Abstracts - 2007
Modeling Reciprocal Behavior in Human Bilateral Negotiation
Ya'akov Gal & Avi Pfeffer
Reciprocity is a key determinant of human behavior and has been well documented in the psychological and behavioral economics literature. This paper shows that reciprocity has significant implications for computer agents that interact with people over time. It proposes a model for predicting people's actions in repeated bilateral rounds of interactions. The model represents reciprocity as a tradeoff between two social factors: the extent to which players reward and retaliate others' past actions (retrospective reasoning), and their estimate about the future ramifications of their actions (prospective reasoning). The model is trained and evaluated in a sequence of rounds of negotiation that vary the set of possible strategies at each round as well as players' benefit from potential strategies. Results show that reasoning about reciprocal behavior significantly improves the predictive power of a computer agent that learned to play with people. The agent outperformed other computer learners that did not model reciprocity, or that played various game theoretic equilibria. These results indicate that computers that interact with people need to represent and to learn the social factors that affect people's play when they interact over time.
This paper describes a model for dynamic interaction that explicitly represents people's reciprocal reasoning. Our theory formalizes reciprocal behavior as consisting of two factors: Players' retrospective benefit measures the extent to which they retaliate or reward others' actions in the past; players' prospective benefit measures players' reasoning about the ramification of a potential action in the future, given that others are also reasoning about reciprocal behavior. Players' retrospective benefit depends on their beliefs about each others' intentions towards them. These beliefs are explicitly represented in players' utility functions, allowing the model to represent the tradeoff people make between the retrospective and prospective benefit associated with particular actions.
We used a hierarchical model in which the higher level describes the variation between players in general and the lower level describes the variation within a specific player. This captured the fact that people may vary in the degree to which they punish or reward past behavior. We compared the performance of models that reason about reciprocal behavior with those that solely learn the social factors of one-shot scenarios, as well as models that use equilibria concepts from cooperative and behavioral game theory. We show that a model that learned the extent to which people reason about retrospective and prospective strategies was able predict people's play better than the players that did not consider either reciprocal factor, or considered just one of them.
Our experiments deployed a game called Colored Trails (CT) . CT is played on a 4x4 board of colored squares with a set of chips. One square on the board was designated as the goal square. Each player's icon was initially located in a random, non-goal position. Players were issued four colored chips. To move to an adjacent square required surrendering a chip in the color of that square. Players have full view of the board and each others' chips.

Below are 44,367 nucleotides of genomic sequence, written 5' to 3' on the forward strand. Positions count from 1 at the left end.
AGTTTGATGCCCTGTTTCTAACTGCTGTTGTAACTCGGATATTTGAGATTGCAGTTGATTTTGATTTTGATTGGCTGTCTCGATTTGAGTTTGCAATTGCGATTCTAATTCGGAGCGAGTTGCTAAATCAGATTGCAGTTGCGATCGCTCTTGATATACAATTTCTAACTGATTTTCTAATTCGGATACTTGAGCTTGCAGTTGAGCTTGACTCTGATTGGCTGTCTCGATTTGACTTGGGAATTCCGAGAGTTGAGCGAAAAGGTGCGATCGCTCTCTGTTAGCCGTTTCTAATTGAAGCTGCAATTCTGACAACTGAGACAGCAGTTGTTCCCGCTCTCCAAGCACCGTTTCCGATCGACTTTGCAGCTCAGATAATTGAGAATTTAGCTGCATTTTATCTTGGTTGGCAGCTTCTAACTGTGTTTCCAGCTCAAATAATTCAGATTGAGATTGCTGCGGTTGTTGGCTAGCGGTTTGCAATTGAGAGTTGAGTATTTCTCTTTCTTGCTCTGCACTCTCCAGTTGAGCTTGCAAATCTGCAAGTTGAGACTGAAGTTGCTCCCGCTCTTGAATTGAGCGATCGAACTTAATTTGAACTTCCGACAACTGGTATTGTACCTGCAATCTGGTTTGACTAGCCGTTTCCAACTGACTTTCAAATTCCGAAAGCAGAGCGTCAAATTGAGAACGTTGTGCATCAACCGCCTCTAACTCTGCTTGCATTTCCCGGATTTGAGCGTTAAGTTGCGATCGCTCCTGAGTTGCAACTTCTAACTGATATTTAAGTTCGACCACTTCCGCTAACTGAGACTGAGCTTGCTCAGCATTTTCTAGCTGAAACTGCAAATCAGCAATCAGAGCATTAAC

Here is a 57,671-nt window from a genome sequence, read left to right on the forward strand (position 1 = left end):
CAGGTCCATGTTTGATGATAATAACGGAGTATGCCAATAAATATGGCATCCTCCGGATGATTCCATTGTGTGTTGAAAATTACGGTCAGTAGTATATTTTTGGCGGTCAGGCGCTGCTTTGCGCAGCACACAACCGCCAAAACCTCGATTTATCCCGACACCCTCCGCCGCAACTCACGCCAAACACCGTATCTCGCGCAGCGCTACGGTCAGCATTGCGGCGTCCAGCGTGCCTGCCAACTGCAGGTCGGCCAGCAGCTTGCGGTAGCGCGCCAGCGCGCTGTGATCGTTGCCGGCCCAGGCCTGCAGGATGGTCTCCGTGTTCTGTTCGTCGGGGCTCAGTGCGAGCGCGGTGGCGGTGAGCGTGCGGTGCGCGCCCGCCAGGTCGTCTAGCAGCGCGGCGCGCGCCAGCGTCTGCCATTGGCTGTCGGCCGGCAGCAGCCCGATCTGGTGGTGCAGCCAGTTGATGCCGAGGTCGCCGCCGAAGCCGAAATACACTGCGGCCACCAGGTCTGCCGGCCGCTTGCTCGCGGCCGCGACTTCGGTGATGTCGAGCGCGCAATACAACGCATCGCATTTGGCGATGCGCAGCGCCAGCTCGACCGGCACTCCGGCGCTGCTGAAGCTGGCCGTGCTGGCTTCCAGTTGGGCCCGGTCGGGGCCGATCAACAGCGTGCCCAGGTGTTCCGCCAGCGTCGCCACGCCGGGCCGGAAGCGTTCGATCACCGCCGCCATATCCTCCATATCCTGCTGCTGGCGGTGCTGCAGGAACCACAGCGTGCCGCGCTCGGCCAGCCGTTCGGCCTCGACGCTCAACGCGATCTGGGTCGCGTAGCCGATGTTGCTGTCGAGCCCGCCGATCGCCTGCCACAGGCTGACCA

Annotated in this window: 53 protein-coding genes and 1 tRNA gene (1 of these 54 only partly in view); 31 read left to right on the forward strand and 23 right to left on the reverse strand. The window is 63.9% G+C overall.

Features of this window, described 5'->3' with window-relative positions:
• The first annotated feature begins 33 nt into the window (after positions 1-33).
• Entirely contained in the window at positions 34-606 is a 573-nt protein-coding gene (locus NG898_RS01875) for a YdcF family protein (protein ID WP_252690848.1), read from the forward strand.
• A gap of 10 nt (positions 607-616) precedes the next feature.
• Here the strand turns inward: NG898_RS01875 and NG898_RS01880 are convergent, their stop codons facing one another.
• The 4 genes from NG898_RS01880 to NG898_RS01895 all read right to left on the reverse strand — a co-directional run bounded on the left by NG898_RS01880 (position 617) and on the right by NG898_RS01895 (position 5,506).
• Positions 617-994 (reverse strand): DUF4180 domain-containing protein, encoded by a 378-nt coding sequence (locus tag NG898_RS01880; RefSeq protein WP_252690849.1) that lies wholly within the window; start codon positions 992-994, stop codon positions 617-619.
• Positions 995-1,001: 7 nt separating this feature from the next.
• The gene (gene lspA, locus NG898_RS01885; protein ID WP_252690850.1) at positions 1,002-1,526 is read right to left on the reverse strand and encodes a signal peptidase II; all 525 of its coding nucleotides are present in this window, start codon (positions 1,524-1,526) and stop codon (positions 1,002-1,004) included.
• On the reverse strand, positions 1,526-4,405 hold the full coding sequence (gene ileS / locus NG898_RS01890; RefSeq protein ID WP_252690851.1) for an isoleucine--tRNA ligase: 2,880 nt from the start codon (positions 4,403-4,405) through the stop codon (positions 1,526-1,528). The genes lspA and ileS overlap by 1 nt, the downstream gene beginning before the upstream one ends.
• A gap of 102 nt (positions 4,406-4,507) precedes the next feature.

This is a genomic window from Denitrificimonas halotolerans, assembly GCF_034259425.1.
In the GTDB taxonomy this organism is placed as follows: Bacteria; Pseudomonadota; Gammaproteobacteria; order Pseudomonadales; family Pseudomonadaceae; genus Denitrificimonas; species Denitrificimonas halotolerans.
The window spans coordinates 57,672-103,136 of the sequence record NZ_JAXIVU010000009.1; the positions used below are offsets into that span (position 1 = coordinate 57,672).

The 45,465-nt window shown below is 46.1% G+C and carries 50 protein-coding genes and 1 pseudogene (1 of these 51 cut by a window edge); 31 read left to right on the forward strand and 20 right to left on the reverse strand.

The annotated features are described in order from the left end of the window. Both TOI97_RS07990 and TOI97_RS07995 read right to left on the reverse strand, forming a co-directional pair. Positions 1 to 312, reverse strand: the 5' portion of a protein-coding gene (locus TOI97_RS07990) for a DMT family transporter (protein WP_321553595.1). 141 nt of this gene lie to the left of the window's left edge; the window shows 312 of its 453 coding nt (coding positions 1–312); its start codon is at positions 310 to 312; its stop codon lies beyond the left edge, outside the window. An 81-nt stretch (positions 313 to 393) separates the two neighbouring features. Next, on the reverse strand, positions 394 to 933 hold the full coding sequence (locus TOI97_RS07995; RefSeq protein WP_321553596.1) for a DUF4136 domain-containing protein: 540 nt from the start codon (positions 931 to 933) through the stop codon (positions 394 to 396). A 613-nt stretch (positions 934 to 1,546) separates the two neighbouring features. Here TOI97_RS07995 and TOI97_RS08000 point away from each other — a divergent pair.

Our version of CT included a one-shot take-it-or-leave-it negotiation round between two agents that needed to exchange resources to achieve their goals. Players are designated one of two roles: proposer players could offer some subset of their chips to be exchanged with some subset of the chips of responder players; responder players could in turn accept or reject proposers' offers. If no offer was made, or if the offer was declined, then both players were left with their initial allocation of chips. Players' performance was determined by a scoring function that depends on the result of the negotiation. Players' roles alternated at each round.
While describing a simple negotiation scenario, CT presents decisions to people within a task context that involves deploying resources to accomplish tasks and satisfy goals. Allain  has shown that situating decisions within a task context significantly influences human decision-making and has a positive effect on their performance overall.
Model of Interaction
We define an instance to include a set of finite rounds of bilateral play. Each round includes a game consisting of a CT board, chip allocations, and players' initial positions. The game determines the set of possible exchanges that the proposer can offer. The datum for a single round is a tuple consisting of an observed offer made by the proposer player and response made by the responder player.
To capture people's diverse behavior we use the notion of types. A type captures a particular way of making a decision, and there may be several possible types. At each round, the probability of an action depends on players' types as well as on the history of interaction prior to the current round.
The way the interaction history affected players' strategies was encapsulated by a "merit" scalar. Each player's merit was given an initial value of zero at the onset of an instance and is updated by the agents given the observations at each round. A positive merit value for agent i implies that agent j believes that i has positive intentions towards j, and conversely for a negative merit value. This belief depends on the relative difference between the benefit from the proposed offer to agent j and an action deemed ``fair'' to agent j.
The following figure provides a schema of the dependencies that hold between players' interactions in our model. Each node "Merit" refers to a tuple containing the merit scalar for the proposer or responder agent. Each "Type" node generates an observation for the appropriate player.
Representing Social Factors